Proper fertilizer application promotes healthy turf growth and reduces the space available for crabgrass to establish itself. Meanwhile, proper watering practices encourage deep-root growth. Water your lawn with around one inch of water per week, including rainfall. Water in the early morning to minimize evaporation and allow the grass to dry before nighttime.
Removing Established Crabgrass
Take immediate action if you notice crabgrass on your property. Depending on the extent of infestation and your available tools, you can either remove the grass on your own or hire a professional lawn care service.
If crabgrass hasn’t completely overtaken your lawn, you can try some do-it-yourself (DIY) methods:
- Hand-pulling: This can be an effective method for small areas or isolated patches of crabgrass. To prevent regrowth, you have to remove the entire crabgrass plant, including the roots. The best time to do this is when the soil is moist.
- Herbicides: You can use selective weed killers specifically designed for crabgrass to eliminate the weed. Follow the instructions on the herbicide container carefully, applying it directly to the crabgrass while avoiding contact with desirable plants. In some cases, herbicides may require multiple applications for effective control.
While DIY methods can be successful, crabgrass may still come back. Consider exploring professional prevention tactics before the next mowing season begins.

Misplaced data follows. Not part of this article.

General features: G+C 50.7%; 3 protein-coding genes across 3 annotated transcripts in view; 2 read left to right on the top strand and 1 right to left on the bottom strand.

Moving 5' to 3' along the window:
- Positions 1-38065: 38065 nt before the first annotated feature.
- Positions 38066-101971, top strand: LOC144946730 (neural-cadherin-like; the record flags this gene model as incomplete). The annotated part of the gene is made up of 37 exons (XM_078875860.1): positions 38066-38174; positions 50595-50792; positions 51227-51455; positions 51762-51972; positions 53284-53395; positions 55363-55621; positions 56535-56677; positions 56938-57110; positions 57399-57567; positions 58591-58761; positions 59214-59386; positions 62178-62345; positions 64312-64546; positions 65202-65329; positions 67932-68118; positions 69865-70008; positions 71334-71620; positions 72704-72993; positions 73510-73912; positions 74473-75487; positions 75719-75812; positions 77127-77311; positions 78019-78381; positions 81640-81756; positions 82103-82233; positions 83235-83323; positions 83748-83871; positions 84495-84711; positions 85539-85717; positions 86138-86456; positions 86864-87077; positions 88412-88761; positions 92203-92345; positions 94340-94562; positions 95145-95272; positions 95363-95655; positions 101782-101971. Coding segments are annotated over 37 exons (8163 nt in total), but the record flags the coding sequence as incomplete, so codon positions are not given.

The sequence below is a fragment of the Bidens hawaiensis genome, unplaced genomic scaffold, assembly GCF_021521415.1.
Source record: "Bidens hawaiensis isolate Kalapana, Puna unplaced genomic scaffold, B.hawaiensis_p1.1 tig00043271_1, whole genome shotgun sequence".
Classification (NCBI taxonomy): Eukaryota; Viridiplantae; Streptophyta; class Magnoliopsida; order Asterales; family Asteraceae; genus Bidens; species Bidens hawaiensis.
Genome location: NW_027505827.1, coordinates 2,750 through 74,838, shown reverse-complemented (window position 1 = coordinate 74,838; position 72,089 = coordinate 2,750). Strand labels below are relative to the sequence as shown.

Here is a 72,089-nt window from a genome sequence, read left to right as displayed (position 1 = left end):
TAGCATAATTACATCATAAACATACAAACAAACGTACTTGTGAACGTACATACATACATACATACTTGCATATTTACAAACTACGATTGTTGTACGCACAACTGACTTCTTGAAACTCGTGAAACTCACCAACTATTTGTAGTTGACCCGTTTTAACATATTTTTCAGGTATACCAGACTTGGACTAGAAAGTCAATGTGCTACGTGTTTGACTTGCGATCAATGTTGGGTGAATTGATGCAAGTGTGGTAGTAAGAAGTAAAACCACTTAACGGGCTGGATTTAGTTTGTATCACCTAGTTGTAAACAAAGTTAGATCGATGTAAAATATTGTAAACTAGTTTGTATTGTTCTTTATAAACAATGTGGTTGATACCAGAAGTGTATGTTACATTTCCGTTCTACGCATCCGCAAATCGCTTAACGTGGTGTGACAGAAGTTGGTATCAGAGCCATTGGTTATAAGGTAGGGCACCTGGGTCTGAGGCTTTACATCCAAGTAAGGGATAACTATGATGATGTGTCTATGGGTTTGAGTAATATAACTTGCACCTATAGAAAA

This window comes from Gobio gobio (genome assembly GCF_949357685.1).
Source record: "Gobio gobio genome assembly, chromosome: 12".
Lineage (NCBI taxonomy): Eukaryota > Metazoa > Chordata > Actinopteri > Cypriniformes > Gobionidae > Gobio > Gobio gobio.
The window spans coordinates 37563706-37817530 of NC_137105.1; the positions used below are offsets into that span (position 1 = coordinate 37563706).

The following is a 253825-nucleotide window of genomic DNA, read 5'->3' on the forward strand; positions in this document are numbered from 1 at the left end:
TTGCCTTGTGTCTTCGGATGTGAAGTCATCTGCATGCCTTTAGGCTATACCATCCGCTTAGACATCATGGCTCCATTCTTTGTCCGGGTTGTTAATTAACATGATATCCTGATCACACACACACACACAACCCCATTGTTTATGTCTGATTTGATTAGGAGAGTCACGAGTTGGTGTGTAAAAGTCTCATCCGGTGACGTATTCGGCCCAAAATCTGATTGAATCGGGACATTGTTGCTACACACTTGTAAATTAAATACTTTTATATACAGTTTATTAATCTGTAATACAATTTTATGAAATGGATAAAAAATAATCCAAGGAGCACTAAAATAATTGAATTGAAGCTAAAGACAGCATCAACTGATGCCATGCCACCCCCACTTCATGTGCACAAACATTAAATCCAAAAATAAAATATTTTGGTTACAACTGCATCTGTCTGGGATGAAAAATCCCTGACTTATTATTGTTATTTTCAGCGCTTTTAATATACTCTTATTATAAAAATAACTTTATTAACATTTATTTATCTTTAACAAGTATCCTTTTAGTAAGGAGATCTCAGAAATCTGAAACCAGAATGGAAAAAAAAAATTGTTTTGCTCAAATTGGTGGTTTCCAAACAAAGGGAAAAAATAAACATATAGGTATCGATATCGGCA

Professional Lawn Care Services
Contacting professional lawn care services may be the best solution in cases of severe crabgrass infestations or when DIY methods fail.
Expert weed control services include the following:
- A comprehensive assessment of your lawn to identify the extent of the infestation
- A tailored treatment plan to address the crabgrass issue
Lawn care professionals combine selective preemergent and post-emergent herbicides, specialized equipment, and targeted chemical application to remove crabgrass and restore your lawn’s health.
Professionals can also offer ongoing maintenance to prevent future crabgrass infestations. This may include regular fertilization, weed control, aeration, and other professional lawn care practices.
Crabgrass is a strong weed that poses serious danger to your lawn’s health, appearance, and quality. The best way to avoid an infestation is to use preemergent herbicides that prevent the weed from growing and reproducing.
If you face severe weed growth, combine herbicides with targeted crabgrass removal methods. Once the grass is gone, consider reviewing your lawn maintenance methods to avoid reinfestation.
What time of year does crabgrass germinate?
The time of year crabgrass germinates depends on your local climate. It usually happens when the daily soil temperature at a one-inch depth reaches 55 degrees Fahrenheit.
How long does crabgrass live?
Crabgrass lives for three to five months from germination to seed production. It’s considered an annual weed, meaning that it completes its life cycle within a single year.
Does crabgrass come back every year?
Yes, crabgrass comes back every year. It usually starts growing in the early spring, dies in fall, and then returns next spring. If you’ve had crabgrass in the past, look into preventive measures to help with crabgrass control.
What is the best crabgrass killer?
The best crabgrass killer is a preemergent herbicide that works by preventing seed germination. For severe infestation, it’s best to pair an herbicide with targeted crabgrass removal methods.
How do you stop crabgrass from spreading?
To stop crabgrass from spreading, you need to implement a comprehensive strategy that includes preemergent herbicides, targeted removal tactics, proper watering techniques, and special law maintenance practices.